A couple of weeks ago, the Democratic National Committee coined a nickname for Donald Trump: dangerous Donald. This fell somewhere short of the sublime. The alliteration was pleasing enough, but the strain showed. The DNC was trying to do to Trump what he has done throughout this campaign season: coin a devastating nickname that will stick to the competition. Trump has come up with “low-energy Jeb,” “little Marco,” “lyin’ Ted,” and “crooked Hillary.” More recently, he’s trotted out “goofy Elizabeth Warren,” “crazy Bernie Sanders,” and the Clinton alternate “heartless Hillary.”
Nearly all of the names have indeed stuck, thanks in no small part to the media, which has giddily latched on to each new one. “Drawing on psychological warfare tactics that Mr. Trump used to defeat ‘Lyin’ Ted’ Cruz, ‘Little Marco’ Rubio and ‘Low-Energy’ Jeb Bush in the Republican primaries, the Trump campaign is mapping out character attacks on the Clintons,” the New York Times recently reported. It was hardly an isolated instance; the epithets are frequently used as evidence of Trump’s gift for no-holds-barred politicking. When even staid outlets such as the Times are doing Trump’s work for him, deploying the nicknames in straight news articles, you know the candidate’s tactics are working.
But are Trump’s nicknames actually clever—or have they gained currency because the media has all too eagerly bought into the idea that he has a gift for devastating insults? “Give a man a reputation as an early riser,” Mark Twain wrote, “And he can sleep until noon.”
I would argue that we’ve given Trump way too much credit. There’s no question that some of his nicknames have managed to distill a competitor’s essence. It may not have taken much psychological insight to identify lying as Ted Cruz’s signature trait or a Madison Avenue ad man to label the lugubrious Jeb Bush “low-energy.” But the nicknames caught on because they seemed to fit—or at least to fit with the media narrative as it already existed around the respective candidates.
Other Trump nicknames, however, are neither clever nor pointed; calling the slight of stature Marco Rubio “little” is not exactly the work of a rapier wit. Here, Trump seems very much to have benefited from Twain’s observation that reputations can be self-fulfilling: The media has decided Trump is a brilliant nicknamer; thus, his nicknames are brilliant. (“Dangerous Donald” is just as apt as “lyin’ Ted,” but it has little hope of sticking; no one thinks of Debbie Wasserman Schultz as a world-class razzer.) Trump’s other advantage is that no one else on the political stage could bestow such nicknames, because coining nicknames is an inherently childish and silly thing to do—watching people who are generally not considered ridiculous insult people with nicknames makes them, the insulters, seem childish. Rubio learned this lesson the hard way when he got down in the sandbox with Trump, managing only to sully his own reputation in the process.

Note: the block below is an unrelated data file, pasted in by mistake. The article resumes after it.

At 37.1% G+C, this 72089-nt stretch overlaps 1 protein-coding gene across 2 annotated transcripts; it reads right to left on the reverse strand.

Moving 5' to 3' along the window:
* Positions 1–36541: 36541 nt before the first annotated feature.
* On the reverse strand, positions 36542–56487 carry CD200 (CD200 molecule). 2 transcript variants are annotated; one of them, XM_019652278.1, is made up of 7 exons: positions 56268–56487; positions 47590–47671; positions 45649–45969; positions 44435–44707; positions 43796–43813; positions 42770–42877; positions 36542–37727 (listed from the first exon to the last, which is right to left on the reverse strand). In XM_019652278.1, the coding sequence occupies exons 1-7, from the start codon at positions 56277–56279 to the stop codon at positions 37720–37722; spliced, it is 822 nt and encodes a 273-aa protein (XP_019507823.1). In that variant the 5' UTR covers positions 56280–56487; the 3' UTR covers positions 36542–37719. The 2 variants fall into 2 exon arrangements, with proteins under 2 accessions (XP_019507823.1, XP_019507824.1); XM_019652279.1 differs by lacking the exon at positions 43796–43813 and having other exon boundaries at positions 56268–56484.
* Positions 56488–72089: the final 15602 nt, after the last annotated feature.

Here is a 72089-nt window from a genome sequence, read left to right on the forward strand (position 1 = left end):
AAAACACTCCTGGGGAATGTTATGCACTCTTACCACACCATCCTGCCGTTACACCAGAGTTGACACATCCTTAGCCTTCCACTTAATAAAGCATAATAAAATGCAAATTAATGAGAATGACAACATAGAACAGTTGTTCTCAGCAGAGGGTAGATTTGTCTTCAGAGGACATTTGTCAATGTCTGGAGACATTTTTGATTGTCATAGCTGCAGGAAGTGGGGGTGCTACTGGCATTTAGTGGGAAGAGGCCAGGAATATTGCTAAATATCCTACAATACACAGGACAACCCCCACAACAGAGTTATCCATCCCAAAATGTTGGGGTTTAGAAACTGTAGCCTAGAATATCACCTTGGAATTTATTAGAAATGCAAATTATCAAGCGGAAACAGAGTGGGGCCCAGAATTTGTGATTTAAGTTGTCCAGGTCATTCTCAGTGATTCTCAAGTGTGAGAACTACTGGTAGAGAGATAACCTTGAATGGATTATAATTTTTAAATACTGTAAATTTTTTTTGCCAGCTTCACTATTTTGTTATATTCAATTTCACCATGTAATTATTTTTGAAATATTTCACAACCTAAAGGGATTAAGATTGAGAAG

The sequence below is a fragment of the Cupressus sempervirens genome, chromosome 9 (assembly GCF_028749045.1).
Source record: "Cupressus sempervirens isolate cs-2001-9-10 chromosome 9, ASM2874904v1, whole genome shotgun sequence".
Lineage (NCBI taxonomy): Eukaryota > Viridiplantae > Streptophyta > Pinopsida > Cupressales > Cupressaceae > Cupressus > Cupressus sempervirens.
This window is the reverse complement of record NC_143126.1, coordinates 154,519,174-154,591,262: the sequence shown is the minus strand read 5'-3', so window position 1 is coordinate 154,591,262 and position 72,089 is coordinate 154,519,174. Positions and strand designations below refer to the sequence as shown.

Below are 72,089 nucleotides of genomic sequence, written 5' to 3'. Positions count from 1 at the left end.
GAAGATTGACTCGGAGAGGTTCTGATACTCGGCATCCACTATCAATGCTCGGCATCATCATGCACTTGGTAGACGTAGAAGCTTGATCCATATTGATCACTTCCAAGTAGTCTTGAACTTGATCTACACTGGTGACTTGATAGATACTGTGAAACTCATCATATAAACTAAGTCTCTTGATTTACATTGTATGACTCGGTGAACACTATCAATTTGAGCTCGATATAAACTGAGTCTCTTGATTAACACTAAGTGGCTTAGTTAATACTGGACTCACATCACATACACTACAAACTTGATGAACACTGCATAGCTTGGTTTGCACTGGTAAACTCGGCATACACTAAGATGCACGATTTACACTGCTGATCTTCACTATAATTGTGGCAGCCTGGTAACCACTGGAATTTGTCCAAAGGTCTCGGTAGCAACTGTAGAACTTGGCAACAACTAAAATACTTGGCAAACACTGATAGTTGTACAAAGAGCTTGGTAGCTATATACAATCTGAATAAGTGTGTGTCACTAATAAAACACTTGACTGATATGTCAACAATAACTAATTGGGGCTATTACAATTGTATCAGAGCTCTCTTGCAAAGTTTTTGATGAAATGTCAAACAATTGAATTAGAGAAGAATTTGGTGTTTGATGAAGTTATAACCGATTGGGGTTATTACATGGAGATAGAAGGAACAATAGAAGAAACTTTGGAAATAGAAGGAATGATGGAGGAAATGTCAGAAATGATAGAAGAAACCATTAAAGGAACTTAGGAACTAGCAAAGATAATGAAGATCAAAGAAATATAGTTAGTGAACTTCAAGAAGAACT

The absurd degree to which we’ve bought into the idea that Trump is some kind of nicknaming savant becomes clear when you consider the category of Trump monikers that fail even to live up to the “little Marco” standard. Love her or hate her, is there really anything “goofy” about Elizabeth Warren? “Crazy Bernie Sanders” is neither witty nor apt; surely there is something more biting to be mined from the political life of the self-proclaimed democratic socialist than “crazy.” (“Bolshevik Bernie” might have eluded Trump’s command of world history.) Recently, Trump trotted out “heartless Hillary” in front of the National Rifle Association because, he claimed, she wants to “heartlessly” take people’s guns. The nickname made little sense, but that didn’t stop the press from talking it up. When media outlets didn’t write news stories focused on the nickname itself—which several did—they still used it in the headline.
It’s the media that has allowed Trump’s nicknames to become a story, rather than the ridiculous gimmick that they are. “Trump has a knack for coining just the right moniker, the perfectly dismissive and catchy thing,” the Times’ Mark Leibovich wrote recently in an item (“Donald Trump Shares His Opponent-Branding Secrets”) that may have set out to mock the candidate but ended up lavishing him with praise for the “tabloid-ready directness” of his nicknames. “I feel it, it’s an instinct,” Trump bragged. “Not everyone can do this,” Leibovich observed.
That much is true. Give Trump credit for taking the media’s fawning coverage of his “branding” abilities and running with it. Reporters, whom Trump has called “dishonest”; “disgusting”; “slime”; “scum”; and, on Tuesday, “sleaze,” might consider covering his knack for name-calling with a touch more skepticism.